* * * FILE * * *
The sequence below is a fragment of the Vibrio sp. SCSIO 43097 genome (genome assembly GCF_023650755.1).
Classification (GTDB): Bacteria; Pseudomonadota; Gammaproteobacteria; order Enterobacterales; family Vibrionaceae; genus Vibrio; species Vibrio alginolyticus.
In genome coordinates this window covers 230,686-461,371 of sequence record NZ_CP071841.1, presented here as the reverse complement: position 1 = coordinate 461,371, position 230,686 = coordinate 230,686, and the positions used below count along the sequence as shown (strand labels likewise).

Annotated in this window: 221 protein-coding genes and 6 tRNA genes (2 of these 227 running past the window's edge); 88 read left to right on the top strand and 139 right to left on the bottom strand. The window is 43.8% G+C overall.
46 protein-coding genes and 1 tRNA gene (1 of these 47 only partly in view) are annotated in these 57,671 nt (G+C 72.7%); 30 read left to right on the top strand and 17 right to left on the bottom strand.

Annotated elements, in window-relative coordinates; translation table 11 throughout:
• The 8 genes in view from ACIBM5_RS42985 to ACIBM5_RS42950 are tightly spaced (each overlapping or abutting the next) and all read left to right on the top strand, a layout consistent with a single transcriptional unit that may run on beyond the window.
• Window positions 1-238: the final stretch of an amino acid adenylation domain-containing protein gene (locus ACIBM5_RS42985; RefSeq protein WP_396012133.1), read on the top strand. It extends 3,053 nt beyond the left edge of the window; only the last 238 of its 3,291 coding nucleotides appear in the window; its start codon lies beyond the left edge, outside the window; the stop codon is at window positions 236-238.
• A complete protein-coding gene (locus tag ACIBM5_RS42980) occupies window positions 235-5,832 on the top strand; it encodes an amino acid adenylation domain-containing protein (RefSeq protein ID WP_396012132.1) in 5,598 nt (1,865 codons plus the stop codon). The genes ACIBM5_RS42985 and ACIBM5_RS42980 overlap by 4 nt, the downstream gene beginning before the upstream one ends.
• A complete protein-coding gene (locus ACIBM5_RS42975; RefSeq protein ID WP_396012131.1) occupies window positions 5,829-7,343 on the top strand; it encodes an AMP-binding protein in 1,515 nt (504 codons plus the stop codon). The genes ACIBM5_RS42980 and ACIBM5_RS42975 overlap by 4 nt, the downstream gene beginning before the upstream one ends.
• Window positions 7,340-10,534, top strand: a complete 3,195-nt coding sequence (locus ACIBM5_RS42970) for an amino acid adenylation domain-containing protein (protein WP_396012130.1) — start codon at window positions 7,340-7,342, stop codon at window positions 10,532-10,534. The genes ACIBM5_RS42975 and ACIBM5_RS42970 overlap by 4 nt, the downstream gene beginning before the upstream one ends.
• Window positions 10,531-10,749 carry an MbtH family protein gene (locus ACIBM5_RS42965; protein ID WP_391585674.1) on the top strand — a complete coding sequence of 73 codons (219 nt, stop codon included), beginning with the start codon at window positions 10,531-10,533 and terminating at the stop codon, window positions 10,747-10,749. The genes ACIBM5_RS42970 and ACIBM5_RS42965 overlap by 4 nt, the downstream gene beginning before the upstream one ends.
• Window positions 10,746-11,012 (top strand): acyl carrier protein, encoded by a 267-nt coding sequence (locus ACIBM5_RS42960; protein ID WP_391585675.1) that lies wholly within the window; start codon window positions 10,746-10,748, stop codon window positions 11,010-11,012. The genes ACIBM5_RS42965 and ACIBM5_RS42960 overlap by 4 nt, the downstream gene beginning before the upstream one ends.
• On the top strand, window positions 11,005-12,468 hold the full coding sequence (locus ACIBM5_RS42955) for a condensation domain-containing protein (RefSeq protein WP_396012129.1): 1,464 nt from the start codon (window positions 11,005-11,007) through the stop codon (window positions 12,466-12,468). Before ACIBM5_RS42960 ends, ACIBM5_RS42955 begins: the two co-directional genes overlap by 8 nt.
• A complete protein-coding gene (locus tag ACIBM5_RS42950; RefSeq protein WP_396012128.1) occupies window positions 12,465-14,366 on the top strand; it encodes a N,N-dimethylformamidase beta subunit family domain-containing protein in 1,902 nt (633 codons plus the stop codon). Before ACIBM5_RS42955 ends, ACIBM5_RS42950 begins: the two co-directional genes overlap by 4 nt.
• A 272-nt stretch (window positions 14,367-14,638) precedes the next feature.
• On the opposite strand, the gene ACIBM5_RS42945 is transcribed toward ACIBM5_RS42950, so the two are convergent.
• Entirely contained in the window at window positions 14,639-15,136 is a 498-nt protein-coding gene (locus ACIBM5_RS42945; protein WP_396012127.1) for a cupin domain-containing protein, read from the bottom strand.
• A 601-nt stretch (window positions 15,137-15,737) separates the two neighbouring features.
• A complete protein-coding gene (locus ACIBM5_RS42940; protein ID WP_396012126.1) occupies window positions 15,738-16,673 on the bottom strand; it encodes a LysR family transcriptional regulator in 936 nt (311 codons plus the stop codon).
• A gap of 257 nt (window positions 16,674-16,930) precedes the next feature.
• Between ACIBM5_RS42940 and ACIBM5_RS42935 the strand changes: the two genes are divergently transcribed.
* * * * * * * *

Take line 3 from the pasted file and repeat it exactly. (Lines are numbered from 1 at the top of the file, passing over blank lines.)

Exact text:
In genome coordinates this window covers 230,686-461,371 of sequence record NZ_CP071841.1, presented here as the reverse complement: position 1 = coordinate 461,371, position 230,686 = coordinate 230,686, and the positions used below count along the sequence as shown (strand labels likewise).